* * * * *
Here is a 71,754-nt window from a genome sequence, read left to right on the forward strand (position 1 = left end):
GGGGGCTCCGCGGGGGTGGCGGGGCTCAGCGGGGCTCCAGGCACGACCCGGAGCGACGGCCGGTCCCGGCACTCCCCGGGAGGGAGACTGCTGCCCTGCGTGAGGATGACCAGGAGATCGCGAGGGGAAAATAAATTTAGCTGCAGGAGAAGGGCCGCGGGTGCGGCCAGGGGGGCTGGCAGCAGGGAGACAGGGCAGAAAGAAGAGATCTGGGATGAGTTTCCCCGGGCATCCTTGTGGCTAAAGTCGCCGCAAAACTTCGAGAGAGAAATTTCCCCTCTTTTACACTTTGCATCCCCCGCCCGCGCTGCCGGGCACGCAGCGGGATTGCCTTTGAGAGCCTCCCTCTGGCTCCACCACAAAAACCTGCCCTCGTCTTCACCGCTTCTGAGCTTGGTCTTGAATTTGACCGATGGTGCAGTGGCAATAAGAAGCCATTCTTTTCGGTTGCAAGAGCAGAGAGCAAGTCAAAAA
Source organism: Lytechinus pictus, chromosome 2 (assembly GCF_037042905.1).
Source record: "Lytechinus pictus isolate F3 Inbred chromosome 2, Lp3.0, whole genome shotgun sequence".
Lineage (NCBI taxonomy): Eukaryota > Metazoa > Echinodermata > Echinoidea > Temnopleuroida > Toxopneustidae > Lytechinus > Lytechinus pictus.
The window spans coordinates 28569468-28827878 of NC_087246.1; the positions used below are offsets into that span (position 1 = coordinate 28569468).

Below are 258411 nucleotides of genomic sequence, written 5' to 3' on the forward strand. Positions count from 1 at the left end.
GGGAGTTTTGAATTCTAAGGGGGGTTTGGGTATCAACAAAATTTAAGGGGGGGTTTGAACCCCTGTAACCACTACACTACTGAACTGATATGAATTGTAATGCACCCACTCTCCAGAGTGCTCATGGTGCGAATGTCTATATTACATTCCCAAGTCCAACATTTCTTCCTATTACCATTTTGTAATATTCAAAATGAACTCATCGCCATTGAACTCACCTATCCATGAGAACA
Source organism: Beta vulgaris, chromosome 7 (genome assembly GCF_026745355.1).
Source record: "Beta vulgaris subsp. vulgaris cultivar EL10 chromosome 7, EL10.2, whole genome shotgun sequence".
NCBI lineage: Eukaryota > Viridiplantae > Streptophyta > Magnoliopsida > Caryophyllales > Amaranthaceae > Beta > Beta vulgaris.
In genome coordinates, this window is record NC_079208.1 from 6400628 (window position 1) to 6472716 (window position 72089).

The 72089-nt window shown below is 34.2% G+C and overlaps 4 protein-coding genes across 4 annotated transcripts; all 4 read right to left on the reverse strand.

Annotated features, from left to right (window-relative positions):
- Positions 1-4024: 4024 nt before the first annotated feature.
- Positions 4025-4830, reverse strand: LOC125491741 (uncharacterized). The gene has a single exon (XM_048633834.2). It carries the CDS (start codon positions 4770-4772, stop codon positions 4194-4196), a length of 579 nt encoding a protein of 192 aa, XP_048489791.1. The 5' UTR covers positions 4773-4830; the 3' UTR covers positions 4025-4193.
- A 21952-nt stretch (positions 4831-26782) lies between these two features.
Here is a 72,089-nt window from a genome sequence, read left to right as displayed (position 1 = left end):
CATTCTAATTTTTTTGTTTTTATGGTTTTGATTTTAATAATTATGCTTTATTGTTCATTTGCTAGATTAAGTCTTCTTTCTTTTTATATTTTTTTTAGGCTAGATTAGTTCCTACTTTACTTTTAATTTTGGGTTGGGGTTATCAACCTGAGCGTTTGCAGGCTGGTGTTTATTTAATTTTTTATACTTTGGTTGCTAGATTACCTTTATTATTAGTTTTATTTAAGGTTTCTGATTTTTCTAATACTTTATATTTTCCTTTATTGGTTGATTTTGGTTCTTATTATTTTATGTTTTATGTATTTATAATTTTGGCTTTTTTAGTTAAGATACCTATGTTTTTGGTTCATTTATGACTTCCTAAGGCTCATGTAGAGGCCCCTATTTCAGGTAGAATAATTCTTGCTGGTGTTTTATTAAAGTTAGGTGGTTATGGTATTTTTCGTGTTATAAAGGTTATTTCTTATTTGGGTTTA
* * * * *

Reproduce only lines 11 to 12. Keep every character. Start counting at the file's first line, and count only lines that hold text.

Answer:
NCBI lineage: Eukaryota > Viridiplantae > Streptophyta > Magnoliopsida > Caryophyllales > Amaranthaceae > Beta > Beta vulgaris.
In genome coordinates, this window is record NC_079208.1 from 6400628 (window position 1) to 6472716 (window position 72089).